Ancient Mariners of Tampa Bay: The Weedon Canoe and the People Who Used It
Thursday, September 17, 2015, 7 PM Brent R. Weisman, Ph.D.
Native Americans plied the waters of Tampa Bay for centuries, making their living from the natural bounty of fish and shellfish that thrived in the shallow waters of the estuary. The rich maritime environment sustained these native people as they settled along the shorelines in small communities. This way of life was stable for the last several centuries B.C. through about A.D. 800 during what archaeologists call the Manasota period. Then things began to change. Pottery styles show influence from distant points north and west and a ruling class began to develop. Archaeology tells us that life was changing but it doesn’t tell us why. The Weedon canoe dates to this period of transition, from the Manasota culture to what archaeologists have named the Safety Harbor culture. The canoe is as enigmatic as the people who made it. At least 40 feet long, this dugout canoe is far longer than any know prehistoric canoe in Florida (and perhaps in eastern North America) and is the only prehistoric canoe known in the state to have come from a saltwater environment. What importance did it have for the people who made and used it? How was it used? In what kind of society would the Weedon canoe have been a technological necessity? From archaeology we know something about the people living on Weedon Island during this transitional period. From a detailed study of the canoe we know how it was made and what it was made of. Can the canoe tell us about the people, and can what we know about the people tell us about the canoe? This talk will explore the answer to those questions.
Building Capacity in a Tin Can: a Short History of the Seminole Tribe of Florida Tribal Historic Preservation Office
Thursday, April 16, 2015, 7-8 PM Paul Backhouse, Ph.D., Seminole Tribe of Florida
There is no blueprint for the successful development of a Tribal Historic Preservation Office (THPO). In fact, more than one hundred and fifty THPOs now exist across North America with many different individual missions and personnel configurations. The institutional history of the Seminole Tribe of Florida THPO is explored as a vehicle for tribal capacity-building and an expression of sovereignty.
Thursday, March 19, 2015, 7-8 PM Christina Perry Sampson, Ph.D. Candidate, University of Michigan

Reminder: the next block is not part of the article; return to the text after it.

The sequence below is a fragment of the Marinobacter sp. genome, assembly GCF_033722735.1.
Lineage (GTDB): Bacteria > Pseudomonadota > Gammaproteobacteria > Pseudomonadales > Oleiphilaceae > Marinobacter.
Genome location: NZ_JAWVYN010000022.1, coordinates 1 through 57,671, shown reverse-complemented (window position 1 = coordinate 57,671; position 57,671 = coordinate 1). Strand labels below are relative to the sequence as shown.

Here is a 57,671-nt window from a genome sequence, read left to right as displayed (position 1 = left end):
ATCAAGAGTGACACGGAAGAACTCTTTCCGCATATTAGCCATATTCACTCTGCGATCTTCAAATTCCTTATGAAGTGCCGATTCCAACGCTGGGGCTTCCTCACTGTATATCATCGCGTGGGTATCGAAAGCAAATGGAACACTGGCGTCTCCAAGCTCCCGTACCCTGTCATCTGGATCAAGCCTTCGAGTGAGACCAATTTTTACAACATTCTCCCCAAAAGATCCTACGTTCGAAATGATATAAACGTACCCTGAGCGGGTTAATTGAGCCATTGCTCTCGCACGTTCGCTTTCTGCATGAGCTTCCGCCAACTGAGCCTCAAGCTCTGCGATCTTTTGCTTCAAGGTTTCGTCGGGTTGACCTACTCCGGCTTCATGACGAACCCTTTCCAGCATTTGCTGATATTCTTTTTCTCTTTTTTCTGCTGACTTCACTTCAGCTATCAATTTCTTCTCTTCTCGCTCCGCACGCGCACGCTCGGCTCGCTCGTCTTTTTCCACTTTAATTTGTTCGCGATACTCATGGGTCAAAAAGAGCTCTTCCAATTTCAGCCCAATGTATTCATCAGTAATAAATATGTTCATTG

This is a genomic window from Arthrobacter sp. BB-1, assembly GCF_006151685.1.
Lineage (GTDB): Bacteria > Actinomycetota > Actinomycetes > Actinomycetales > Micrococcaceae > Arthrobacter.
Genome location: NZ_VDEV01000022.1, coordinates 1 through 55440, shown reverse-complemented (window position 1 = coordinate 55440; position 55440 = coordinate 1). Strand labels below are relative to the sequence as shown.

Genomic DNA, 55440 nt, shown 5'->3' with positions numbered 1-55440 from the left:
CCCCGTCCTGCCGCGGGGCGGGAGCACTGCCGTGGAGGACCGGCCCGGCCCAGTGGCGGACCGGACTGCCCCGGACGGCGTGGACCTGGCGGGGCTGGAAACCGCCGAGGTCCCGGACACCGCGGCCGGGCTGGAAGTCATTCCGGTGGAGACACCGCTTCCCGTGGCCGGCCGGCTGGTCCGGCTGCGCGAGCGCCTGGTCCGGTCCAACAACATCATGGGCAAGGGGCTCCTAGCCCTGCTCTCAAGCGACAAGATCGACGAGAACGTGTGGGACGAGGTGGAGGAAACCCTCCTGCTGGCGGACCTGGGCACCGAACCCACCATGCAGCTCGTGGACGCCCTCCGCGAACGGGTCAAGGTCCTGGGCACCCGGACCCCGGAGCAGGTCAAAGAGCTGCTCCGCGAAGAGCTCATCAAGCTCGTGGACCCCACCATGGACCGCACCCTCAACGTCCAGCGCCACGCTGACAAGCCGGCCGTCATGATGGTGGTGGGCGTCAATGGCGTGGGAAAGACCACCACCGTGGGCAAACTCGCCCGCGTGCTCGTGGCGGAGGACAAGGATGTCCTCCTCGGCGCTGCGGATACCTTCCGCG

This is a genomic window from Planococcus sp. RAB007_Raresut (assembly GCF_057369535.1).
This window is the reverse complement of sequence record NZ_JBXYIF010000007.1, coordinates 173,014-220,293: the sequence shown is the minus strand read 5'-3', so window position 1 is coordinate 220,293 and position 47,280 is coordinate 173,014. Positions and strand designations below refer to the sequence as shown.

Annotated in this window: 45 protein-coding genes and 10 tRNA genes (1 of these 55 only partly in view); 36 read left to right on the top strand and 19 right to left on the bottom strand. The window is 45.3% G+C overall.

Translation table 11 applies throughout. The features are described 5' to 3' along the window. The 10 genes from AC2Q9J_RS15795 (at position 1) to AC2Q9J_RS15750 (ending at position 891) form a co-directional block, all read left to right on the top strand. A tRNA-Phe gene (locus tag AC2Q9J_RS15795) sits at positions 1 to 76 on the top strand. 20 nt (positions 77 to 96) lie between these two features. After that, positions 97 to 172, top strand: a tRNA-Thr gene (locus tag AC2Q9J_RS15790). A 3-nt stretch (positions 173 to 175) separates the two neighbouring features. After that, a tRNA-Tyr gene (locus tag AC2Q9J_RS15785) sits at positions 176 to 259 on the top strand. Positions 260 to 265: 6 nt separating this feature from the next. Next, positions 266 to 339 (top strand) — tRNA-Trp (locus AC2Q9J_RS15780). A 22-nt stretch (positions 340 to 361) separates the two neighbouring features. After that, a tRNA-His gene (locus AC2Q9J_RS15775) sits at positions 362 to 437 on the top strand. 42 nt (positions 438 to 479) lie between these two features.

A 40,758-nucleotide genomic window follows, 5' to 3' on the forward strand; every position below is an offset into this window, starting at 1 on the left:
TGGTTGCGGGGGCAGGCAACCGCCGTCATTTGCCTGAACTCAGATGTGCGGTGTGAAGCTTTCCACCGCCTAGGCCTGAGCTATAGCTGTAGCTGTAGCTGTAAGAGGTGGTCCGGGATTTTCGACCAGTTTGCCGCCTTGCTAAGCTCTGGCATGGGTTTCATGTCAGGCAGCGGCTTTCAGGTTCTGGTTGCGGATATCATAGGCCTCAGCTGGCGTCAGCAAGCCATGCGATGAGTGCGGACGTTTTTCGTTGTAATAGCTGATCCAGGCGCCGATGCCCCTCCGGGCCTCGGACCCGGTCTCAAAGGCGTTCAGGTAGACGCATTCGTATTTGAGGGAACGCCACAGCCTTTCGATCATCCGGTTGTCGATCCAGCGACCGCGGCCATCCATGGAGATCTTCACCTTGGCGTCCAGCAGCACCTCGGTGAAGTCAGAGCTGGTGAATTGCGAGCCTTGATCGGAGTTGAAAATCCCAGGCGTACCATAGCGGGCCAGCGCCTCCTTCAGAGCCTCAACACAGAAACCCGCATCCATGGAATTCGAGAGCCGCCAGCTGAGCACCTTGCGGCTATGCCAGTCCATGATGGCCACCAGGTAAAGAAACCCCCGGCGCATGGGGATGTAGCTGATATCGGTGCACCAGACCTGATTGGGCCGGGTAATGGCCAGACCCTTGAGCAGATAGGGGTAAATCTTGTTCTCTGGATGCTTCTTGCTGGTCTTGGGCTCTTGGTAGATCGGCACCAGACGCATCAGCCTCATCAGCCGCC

Recent excavations at Weedon Island have uncovered substantial early Safety Harbor-period deposits, dating between A.D.1000-1200. There is evidence that during the Safety Harbor period, people in the Tampa Bay area reorganized themselves socially and politically. Platform mounds were constructed that may have helped to structure new forms of interaction between and across communities. However, few archaeological sites have revealed evidence of daily life activities like those are being uncovered at Weedon Island. The preliminary results of recent fieldwork will be presented and contextualized in terms of local social organization and participation in regional processes.
Tales From a Museum Basement: New Insights on Pottery from the Crystal River Site
Thursday, February 19, 2015, 7-8 PM Kassie Kemp, M.A. Candidate, University of South Florida
The Crystal River site is a Woodland-period mound complex in west-central Florida. Revisiting a collection of over 16,000 sherds previously excavated at the site by Ripley Bullen and others provides an opportunity for new insights on a collection that has never been thoroughly analyzed. This presentation will focus on a few aspects of the research project such as the differences in vessel types, forms, and functions and their distribution across the site. This new information adds to a broader understanding of pottery and its role in social interactions at this famous site.
Forensic Anthropology & Archaeology: Lessons From the Field
Thursday, January 15, 2015, 7-8 PM Erin Kimmerle, Ph.D., University of South Florida
This talk will focus on the latest trends and themes in forensic anthropology with an emphasis on field work and archaeology. From mass graves in the Balkans to exhumations of John Does in cold case homicides, the tools and methods of archaeology are often invaluable in crime scene processing today. The Dozier Reform School in North Florida is a prime example of the use of forensics, anthropology and archaeology in a humanitarian effort to identify and repatriate children who died in State Custody.
Weeden Island on the Northern Gulf Coast: The Garden Patch (8DI4) Site
Thursday, December 18, 2014, 7-8 PM
Neill Wallis, Ph.D., Florida Museum of Natural History